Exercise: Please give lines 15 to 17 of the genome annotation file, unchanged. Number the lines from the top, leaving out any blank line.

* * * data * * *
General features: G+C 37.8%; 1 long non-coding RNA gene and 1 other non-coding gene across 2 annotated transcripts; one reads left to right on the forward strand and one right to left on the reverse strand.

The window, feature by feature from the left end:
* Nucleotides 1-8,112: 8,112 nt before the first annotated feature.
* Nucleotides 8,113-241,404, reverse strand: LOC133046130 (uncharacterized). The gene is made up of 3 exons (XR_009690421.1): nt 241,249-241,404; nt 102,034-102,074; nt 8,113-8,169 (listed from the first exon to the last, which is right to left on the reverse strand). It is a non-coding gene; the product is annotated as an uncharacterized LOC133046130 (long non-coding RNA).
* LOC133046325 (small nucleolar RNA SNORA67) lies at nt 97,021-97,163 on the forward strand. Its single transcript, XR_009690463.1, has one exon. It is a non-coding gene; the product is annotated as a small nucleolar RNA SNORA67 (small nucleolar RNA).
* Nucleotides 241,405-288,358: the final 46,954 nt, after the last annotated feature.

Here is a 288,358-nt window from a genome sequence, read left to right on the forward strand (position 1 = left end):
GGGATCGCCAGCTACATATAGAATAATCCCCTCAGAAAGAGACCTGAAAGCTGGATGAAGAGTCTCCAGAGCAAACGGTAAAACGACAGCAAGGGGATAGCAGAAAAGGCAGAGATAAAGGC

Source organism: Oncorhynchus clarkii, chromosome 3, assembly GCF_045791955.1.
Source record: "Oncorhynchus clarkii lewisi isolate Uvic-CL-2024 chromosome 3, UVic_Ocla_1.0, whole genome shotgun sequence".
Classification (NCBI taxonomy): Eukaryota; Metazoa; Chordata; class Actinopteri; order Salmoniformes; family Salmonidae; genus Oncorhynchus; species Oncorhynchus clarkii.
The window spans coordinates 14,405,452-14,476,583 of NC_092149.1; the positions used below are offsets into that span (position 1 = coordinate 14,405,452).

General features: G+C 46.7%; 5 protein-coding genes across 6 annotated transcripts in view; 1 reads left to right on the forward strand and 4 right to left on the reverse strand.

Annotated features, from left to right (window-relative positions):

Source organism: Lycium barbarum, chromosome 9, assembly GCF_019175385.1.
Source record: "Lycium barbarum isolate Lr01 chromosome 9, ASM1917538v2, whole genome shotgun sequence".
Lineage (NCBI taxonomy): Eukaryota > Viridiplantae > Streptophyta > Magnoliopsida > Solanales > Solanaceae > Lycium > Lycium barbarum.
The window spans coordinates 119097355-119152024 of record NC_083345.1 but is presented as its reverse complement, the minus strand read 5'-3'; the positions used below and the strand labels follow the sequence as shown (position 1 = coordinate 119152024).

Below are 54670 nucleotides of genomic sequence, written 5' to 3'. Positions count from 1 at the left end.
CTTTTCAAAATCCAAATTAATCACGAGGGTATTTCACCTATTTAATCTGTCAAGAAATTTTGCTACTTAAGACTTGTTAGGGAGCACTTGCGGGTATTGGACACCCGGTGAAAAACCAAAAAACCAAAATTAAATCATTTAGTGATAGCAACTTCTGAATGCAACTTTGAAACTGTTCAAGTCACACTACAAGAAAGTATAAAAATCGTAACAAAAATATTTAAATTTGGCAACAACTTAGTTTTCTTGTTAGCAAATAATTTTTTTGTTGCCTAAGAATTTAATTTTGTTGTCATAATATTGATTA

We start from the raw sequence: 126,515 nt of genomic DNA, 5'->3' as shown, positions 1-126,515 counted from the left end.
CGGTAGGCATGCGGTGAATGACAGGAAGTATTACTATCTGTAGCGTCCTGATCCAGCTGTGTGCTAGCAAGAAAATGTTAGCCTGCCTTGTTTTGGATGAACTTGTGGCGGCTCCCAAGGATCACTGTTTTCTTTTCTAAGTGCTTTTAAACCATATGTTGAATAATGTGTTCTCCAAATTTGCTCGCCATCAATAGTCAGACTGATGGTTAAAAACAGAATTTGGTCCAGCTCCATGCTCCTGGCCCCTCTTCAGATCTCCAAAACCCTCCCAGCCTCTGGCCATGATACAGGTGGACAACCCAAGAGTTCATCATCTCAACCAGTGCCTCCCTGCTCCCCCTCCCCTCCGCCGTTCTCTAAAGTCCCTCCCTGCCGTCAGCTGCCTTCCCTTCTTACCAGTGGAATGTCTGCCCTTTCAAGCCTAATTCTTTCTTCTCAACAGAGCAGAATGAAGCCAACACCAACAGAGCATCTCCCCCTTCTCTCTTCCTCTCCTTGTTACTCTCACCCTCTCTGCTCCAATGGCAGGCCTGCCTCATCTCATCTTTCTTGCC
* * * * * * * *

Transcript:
Source organism: Lycium barbarum, chromosome 9, assembly GCF_019175385.1.
Source record: "Lycium barbarum isolate Lr01 chromosome 9, ASM1917538v2, whole genome shotgun sequence".
Lineage (NCBI taxonomy): Eukaryota > Viridiplantae > Streptophyta > Magnoliopsida > Solanales > Solanaceae > Lycium > Lycium barbarum.